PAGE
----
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Spring 2020


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Blues Deluxe is a regular column comprised of pithy takes on recent blues and roots-music releases of note. It spotlights titles in those genres that might otherwise go unnoticed under the cultural radar.

David Clayton-Thomas
Say Somethin'
Linus Entertainment

Circa "Spinnin' Wheel" plus "And When I Die," David Clayton-Thomas' is best-known voice of Blood Sweat and Tears. But his savvy production takes precedence over immediately-recognizable singing within the topicality of Say Somethin'. For instance, Eric St. Laurent's rough-hewn electric slide grabs attention as the base in "Burwash," one of four originals he co-authored with DCT (who also wrote the rest of this all-original material in various collaborations). The top-billed Canadian evinces as much bravery as reliable experience in his supervisory role too: he maintains a core quintet of accompanists, the tasteful performances of whom not only buttress some generic songs, but also ratify choices of track sequencing such as the early insertion "The System." Clayton-Thomas was infinitely wise to delegate technical duties to the clearly skilled likes of of recordist/mixer Bernardo Francisco Cisternas and mastering engineer Peter Moore: the sound is polished but not overly so. And, last but not least, the absence of printed lyrics precludes much sense of preaching on a tune like "Never Again" (though it doesn't obscure the fey likes of "King Midas").

Sass Jordan
Rebel Moon Blues
Stony Plain Records

As Sass Jordan delves ever more deeply into the blues genre, much of what she includes on Rebel Moon Blues looks (and to a great extent sounds) familiar. But her takes on "Too Much Alcohol" and "Leavin' Trunk"do justice to other versions by, respectively, the late Johnny Winter and Taj Mahal. Deceptively raw and rowdy on the latter, the Canadian chanteuse also proves she knows how to croon on the bouncy tuneful likes of Willie Dixon's "My Babe" Jordan's tone of voice matches the tart harmonica by Steve Warriner there and her impassioned but restrained vocal delivery also showcases Chris Caddell's dobro work during "Am I Wrong." Meanwhile, the steadfast band dubbed 'The Champagne Hookers' evinces not a whit of self-consciousness as it gleefully sashays into "One Way Out;" one of eight songs comprising the Juno Award-winner's ninth studio album—and first release in nearly a decade—the Allman Brothers Band's arrangement of Muddy Waters' ultimately allows Sass Jordan to ratify a natural feel for the blues that, with the more rock-oriented likes of "The Key," should preclude any creative dead end(s).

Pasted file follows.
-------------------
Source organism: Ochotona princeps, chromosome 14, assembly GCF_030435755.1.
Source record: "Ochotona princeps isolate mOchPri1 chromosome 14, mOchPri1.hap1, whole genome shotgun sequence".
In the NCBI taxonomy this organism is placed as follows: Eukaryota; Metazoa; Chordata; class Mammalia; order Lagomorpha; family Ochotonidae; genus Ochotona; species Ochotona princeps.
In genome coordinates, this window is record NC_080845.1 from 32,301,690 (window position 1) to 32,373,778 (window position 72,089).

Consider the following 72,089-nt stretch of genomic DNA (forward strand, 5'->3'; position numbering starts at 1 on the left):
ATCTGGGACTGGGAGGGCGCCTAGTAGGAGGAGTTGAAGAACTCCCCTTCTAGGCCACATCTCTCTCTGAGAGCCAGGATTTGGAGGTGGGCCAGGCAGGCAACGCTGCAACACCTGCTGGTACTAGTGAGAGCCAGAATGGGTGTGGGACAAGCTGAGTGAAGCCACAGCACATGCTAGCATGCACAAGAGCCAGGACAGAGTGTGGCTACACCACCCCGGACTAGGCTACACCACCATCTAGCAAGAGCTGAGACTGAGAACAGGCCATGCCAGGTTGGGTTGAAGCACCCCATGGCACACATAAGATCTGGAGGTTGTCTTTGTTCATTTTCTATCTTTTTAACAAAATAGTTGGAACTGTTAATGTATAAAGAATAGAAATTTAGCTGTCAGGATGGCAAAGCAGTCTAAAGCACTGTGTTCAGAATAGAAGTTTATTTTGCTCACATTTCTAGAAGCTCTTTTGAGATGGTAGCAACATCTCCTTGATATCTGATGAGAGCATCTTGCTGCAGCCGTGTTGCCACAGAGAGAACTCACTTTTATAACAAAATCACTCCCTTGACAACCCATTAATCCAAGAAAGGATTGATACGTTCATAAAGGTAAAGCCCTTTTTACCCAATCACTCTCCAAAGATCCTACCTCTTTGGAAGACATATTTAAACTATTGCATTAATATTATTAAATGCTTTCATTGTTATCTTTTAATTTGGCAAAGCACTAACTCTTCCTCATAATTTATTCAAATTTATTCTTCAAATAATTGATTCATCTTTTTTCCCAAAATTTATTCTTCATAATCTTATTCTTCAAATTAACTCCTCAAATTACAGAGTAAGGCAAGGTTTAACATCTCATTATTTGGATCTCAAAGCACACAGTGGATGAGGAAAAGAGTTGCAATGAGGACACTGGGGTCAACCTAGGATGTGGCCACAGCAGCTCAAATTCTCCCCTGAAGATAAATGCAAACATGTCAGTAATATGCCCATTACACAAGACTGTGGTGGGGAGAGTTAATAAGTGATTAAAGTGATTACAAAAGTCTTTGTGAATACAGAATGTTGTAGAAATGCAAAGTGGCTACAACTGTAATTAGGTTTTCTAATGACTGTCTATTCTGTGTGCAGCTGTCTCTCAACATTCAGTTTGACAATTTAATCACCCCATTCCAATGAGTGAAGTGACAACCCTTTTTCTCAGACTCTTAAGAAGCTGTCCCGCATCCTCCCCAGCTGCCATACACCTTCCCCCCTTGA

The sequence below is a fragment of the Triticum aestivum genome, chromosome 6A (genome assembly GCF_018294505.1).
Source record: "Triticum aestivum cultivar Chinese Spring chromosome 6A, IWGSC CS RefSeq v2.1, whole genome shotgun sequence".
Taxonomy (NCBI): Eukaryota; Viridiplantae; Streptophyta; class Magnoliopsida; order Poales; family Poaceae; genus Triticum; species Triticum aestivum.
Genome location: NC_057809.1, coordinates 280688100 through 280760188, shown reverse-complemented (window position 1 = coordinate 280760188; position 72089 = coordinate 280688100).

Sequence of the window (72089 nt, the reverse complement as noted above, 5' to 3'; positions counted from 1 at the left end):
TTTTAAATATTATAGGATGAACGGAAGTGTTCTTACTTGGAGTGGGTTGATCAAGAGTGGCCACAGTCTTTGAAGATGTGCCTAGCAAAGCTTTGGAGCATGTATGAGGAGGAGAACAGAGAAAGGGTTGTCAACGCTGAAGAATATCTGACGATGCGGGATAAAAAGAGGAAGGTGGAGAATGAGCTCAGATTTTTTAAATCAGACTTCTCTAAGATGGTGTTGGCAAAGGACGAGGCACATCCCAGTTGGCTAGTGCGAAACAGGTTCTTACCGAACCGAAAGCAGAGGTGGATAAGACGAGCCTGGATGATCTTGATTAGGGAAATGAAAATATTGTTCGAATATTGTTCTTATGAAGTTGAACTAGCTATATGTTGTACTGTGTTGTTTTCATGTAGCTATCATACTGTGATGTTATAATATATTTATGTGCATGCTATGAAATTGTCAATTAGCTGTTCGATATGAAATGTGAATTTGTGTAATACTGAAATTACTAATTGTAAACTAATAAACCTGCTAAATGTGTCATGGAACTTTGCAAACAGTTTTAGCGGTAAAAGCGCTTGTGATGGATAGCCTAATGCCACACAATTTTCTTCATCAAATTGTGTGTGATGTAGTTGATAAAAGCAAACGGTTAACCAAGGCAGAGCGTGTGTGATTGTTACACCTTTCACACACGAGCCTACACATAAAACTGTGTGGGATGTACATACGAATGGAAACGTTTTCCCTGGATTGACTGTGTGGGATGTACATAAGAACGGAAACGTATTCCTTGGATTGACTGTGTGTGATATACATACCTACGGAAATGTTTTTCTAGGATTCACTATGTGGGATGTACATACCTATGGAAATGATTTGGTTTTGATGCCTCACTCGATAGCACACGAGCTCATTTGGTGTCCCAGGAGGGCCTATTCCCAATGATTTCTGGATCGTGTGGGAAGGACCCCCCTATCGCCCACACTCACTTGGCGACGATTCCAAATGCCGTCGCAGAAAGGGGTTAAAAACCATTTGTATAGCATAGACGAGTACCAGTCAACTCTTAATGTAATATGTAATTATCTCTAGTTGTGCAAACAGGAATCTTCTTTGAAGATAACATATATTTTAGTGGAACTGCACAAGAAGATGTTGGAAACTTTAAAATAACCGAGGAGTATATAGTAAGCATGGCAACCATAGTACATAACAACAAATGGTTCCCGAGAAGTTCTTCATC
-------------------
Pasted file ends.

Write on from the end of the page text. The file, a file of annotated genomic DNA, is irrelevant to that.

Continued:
Ruthie Foster Big Band
Live at The Paramount
Blue Corn Music

Lovingly polished but brimming with vigor, Live At The Paramount offers more proof (if in fact any was necessary) that Ruthie Foster has the all the presence necessary to front a big band. In fact, it is the seventeen-piece ensemble that contours itself to the front-woman on cuts like "Joy Comes Back" and "Brand New Day." The gospel overtones permeating the latter call to mind the truism about intense musical experiences evoking a sense of church and the notion continues on beyond "Might Not Be Right," co-authored by Foster with William Bell ("Born Under A Bad Sign") and a sultry interpretation of Johnny Cash's "Ring of Fire." Crowd-pleasing as is that latter cover, like the dual closing of "Fly Me to the Moon" and "Mack The Knife," the combined homage to the big band concept might better have come near mid-point of the show if only as the means to showcase more of Foster's (and the band's) sharply-executed performances on original material such "Runaway Soul." The robust audience response in the Austin venue is wholly in proportion to the instrumental and vocal artistry they're hearing.

Mark Telesca
Solo Acoustic Blues: Higher Vibrations

Mark Telesca's first solo acoustic blues album, Higher Vibrations, is a sixteen song collection of pre-WWII blues plus his own similarly-styled material. And while much of what the man does in the realm of Solo Acoustic Blues will sound familiar—Hot Tuna comes to mind first and foremost on longstanding entries from their repertoire "How Long Blues" and "Keep Your Lamps Trimmed and Burnin'"—that (over?) obvious connection does not deny how the Floridian reinvigorates the idiom: it's almost possible to hear his body language on these recordings. This LP, in fact, fully lives up to its title in that the guitarist/vocalist elevates his playing and composing right in line with the venerable tradition, even as he foregoes the electricity that's been his stock in trade up to this point. To that end, the guitarist/vocalist/songwriter (of nine selections here) embraces the vintage style with a relish that renders compelling performances of tunes such as "Looking For Some Gold;" his sense of purpose translates directly into music the likes of which would be ideal for a multi-set, acoustic/electric 'Evening with Mark Telesca').

Grant Dermody
My Dony